On GNU/Linux systems, LUKS can be used to encrypt storage devices like USB sticks, hard drives, SSDs and more. But it is also possible to create ISO image files, encrypt them and mount them when necessary.

Table of contents

First time creation and mount

First of all, a size is required. It is not possible to resize images after encrypting them. So if such an image has 1 GB of size but contains only a 1 KB text file, the size will still be 1 GB. For this article, I will create a 1 GB image.

Also, a name is required. I will use “testimage”.

The first step is to create a file with the required size. In this case, 1 GB.

$ touch testimage
$ dd if=/dev/urandom of=testimage bs=1M count=1024

If the image needs to be bigger or smaller, the count parameter has to be changed accordingly to the size in MB.

Next, the image needs to be encrypted. I will use AES encryption.

$ cryptsetup -c aes-xts-plain64 -s 512 -h sha512 luksFormat testimage

This step first needs to be confirmed by typing uppercase YES and then define and confirm the passphrase for the image. Please note that the passphrase cannot be reset if forgotten. Forgetting the passphrase will result in rendering the encrypted files inaccessible.

This will overwrite data on testimage irrevocably.

Are you sure? (Type uppercase yes): YES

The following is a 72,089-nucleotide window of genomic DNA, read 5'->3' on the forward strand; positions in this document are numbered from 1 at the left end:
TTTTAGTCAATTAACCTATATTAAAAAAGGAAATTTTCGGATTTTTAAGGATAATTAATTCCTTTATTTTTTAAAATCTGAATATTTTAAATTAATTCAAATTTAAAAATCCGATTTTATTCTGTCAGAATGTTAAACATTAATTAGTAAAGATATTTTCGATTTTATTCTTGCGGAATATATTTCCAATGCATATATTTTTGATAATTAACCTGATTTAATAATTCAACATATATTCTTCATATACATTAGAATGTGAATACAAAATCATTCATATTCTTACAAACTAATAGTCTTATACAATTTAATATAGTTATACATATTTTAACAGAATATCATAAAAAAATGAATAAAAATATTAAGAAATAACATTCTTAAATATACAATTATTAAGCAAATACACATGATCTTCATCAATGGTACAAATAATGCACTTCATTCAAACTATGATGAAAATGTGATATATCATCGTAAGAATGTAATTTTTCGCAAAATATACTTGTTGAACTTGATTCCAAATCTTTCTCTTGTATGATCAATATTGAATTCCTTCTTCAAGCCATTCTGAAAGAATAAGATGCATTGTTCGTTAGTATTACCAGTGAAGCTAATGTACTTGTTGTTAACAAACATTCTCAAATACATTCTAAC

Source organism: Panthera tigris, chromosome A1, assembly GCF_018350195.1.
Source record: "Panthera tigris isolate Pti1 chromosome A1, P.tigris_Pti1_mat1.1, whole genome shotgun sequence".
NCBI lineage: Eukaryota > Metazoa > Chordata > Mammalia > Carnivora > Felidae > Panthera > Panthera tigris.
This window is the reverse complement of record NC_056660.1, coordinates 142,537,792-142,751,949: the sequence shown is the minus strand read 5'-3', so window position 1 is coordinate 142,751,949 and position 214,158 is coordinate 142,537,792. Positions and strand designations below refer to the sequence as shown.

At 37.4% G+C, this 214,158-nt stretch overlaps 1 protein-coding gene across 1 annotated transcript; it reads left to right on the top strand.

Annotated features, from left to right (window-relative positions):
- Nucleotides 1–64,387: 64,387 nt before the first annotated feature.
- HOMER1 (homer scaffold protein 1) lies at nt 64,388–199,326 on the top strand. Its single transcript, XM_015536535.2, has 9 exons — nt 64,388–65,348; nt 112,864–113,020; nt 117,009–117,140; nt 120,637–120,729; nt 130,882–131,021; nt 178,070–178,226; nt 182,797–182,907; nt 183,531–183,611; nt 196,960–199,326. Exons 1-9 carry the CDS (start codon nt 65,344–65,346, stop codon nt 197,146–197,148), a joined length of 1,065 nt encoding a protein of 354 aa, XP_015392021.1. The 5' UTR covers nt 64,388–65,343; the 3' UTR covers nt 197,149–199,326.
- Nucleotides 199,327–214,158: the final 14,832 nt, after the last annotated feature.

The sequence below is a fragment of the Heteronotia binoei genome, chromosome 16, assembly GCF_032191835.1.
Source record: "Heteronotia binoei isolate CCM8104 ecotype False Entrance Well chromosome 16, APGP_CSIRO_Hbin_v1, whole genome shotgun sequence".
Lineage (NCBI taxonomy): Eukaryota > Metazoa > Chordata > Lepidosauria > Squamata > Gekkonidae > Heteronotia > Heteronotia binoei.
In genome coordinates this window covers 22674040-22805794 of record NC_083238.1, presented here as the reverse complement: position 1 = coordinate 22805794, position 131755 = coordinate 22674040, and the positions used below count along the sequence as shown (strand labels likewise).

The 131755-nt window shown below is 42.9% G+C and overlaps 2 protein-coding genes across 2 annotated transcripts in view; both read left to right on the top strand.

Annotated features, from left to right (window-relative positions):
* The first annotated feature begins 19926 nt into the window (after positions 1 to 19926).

Enter passphrase: 
Verify passphrase: 

Now the image needs a file system. The default choice is ext4 since LUKA is almost exclusively used on Linux systems. This means, whatever machine is able to open the image, most probably is also able to use ext4 file systems.

To open the image, a name must be specified. This name will also appear under /dev/mapper as a device. If the image is called testimage, it will appear under /dev/mapper/testimage.

$ sudo cryptsetup luksOpen testimage testimage
$ sudo mkfs.ext4 /dev/mapper/testimage

The image is now open and formatted. It can be mounted like any USB stick or any other storage device.

$ mkdir ~/encrypted
$ sudo mount -t ext4 /dev/mapper/testimage ~/encrypted

To close the image, simply unmount the device and use luksClose

$ sudo umount /dev/mapper/testimage
$ sudo cryptsetup luksClose testimage

General usage of existing images

To re-mount an existing image, it needs to be opened and mounted.

$ mkdir ~/encrypted
$ sudo cryptsetup luksOpen testimage testimage
$ sudo mount -t ext4 /dev/mapper/testimage ~/encrypted

When done using the encrypted files, the image should be unmounted and closed again.

$ umount /dev/mapper/testimage
$ sudo cryptsetup luksClose testimage